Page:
Capt. Bruce Walker was a second-generation Air Force pilot who was having doubts about the war. “He felt that they weren’t protecting democracy,” says his widow, Martha. “And they were killing people inadvertently.” On R&R in Hawaii, he told Martha he was considering going AWOL in Canada.

But service to his country ran in Walker’s blood. He returned to Vietnam and his squadron.

On Day 5, Walker’s plane was shot down and he spent eleven agonizing days on the run from the enemy before finally being tracked down and killed by the Viet Cong.

Image Credit: Martha L. Walker.

Tommy Norris and Nguyen Van Kiet

By Day 10, Hambleton was malnourished and hallucinating. He remained in imminent danger of being captured.

The military’s technology had failed. Now it turned to a Navy SEAL, Tommy Norris, and the South Vietnamese commando, Nguyen Van Kiet. Despite the near-suicidal nature of the mission, the two men volunteered to venture up the Mieu Giang river to save Hambleton.

To get the navigator to the rescue zone, the Air Force devised a special code based on golf – they instructed the navigator to “play” certain famous holes, such as the 14th at the Masters. Hambleton knew the distance and direction of dozens of holes, and his obsession with the sport helped save his life.

Image Credit: United States Navy.

The rescue

On Day 11, Hambleton made it to the Mieu Giang. Norris and Kiet, disguised as Vietnamese fishermen, evaded 30,000 enemy troops and endured a rocket attack on their base camp before finding the navigator and bringing him back alive. For their bravery, Norris, who went on to an illustrious career with the FBI, won the Medal of Honor and Kiet the Navy Cross.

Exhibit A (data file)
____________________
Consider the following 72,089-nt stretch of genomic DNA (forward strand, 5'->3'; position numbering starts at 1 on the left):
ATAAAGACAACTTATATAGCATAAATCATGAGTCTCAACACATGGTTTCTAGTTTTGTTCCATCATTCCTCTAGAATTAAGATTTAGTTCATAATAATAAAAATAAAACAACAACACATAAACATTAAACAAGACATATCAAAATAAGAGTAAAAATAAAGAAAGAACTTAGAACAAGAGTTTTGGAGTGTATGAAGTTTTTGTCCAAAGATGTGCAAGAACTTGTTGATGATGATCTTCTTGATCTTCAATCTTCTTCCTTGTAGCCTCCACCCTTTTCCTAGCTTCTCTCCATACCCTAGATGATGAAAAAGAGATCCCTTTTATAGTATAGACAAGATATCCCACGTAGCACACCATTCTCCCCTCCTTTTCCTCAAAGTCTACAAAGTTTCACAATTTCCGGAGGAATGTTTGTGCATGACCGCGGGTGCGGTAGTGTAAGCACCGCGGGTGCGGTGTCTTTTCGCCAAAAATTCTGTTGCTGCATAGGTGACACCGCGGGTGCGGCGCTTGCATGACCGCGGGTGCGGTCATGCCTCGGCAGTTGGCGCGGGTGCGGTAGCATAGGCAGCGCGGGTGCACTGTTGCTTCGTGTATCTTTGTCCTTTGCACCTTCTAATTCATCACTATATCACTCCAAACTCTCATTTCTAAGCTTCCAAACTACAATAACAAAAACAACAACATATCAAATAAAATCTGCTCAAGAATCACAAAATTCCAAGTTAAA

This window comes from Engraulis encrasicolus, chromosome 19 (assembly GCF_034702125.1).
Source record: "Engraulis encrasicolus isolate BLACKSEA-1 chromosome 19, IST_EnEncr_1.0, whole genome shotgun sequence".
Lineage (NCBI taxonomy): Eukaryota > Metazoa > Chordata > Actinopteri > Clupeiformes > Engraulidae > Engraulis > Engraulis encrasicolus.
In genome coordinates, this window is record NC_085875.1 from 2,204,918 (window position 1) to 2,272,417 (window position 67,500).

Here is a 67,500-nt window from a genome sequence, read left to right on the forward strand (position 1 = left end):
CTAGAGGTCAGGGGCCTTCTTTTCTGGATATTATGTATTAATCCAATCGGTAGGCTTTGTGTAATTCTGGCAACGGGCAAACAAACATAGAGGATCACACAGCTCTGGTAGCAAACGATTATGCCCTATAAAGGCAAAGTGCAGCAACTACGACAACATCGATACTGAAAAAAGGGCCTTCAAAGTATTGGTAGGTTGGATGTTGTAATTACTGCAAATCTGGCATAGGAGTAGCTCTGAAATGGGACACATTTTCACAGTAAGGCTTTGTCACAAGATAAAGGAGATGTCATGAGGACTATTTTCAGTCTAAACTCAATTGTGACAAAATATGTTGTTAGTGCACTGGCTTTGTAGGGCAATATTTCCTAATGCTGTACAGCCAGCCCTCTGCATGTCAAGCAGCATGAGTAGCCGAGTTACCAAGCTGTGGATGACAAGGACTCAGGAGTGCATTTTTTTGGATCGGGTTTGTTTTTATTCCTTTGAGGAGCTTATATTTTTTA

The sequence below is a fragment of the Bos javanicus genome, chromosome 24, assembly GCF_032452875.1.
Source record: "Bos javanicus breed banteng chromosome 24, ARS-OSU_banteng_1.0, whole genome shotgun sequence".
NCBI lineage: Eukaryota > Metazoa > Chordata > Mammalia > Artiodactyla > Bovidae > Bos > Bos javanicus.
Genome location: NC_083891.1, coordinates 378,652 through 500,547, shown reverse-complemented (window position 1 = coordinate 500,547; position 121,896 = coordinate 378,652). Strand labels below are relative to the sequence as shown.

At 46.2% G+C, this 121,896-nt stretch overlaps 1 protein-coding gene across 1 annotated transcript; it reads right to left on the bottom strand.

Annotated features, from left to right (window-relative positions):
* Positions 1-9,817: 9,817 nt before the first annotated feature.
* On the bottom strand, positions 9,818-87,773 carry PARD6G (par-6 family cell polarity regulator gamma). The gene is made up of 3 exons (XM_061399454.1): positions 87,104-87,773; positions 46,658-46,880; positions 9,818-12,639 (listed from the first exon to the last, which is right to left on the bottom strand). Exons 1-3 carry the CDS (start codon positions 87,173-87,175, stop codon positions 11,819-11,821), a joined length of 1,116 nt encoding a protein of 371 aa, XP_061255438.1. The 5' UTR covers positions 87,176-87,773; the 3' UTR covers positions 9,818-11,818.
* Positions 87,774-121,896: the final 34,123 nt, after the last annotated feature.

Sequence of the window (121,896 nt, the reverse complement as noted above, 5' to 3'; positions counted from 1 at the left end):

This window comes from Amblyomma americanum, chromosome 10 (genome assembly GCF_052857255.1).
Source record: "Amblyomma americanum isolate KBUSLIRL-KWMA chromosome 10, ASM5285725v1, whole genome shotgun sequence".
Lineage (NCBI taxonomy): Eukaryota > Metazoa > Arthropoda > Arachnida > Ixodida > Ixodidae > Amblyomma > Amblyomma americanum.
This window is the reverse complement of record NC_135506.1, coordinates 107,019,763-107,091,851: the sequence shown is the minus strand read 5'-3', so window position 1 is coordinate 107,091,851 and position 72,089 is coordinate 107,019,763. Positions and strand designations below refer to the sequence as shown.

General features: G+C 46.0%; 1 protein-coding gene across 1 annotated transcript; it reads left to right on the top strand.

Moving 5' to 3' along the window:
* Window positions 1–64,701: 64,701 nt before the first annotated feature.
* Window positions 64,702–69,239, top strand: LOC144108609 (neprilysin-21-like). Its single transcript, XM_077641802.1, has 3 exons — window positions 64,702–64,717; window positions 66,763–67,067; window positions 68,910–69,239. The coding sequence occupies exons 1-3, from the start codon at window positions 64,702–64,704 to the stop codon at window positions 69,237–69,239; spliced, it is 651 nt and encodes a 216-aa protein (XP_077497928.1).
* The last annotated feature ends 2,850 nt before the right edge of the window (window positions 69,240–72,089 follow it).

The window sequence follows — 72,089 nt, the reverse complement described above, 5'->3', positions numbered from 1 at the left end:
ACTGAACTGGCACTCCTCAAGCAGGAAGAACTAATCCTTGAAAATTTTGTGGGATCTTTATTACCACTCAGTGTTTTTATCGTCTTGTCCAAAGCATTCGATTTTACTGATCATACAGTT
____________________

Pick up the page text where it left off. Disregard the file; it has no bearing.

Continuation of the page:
Image Credit: Congressional Medal of Honor Society.

Nearly 50 years later…

“Saving Bravo,” is the first definitive account of the Hambleton mission. It draws from an unpublished memoir written by Hambleton and dozens of interviews with the survivors of the mission and the families of those who didn’t return.

When talking to a family member of one of the aviators who never came home, I asked if he often thought about the mission, nearly fifty years after it ended. “I cried about it last night,” the man replied.

The remains of several of the men killed during the operation have never been recovered.

This article is based on the book “Saving Bravo” and was syndicated by

Image Credit: Saving Bravo.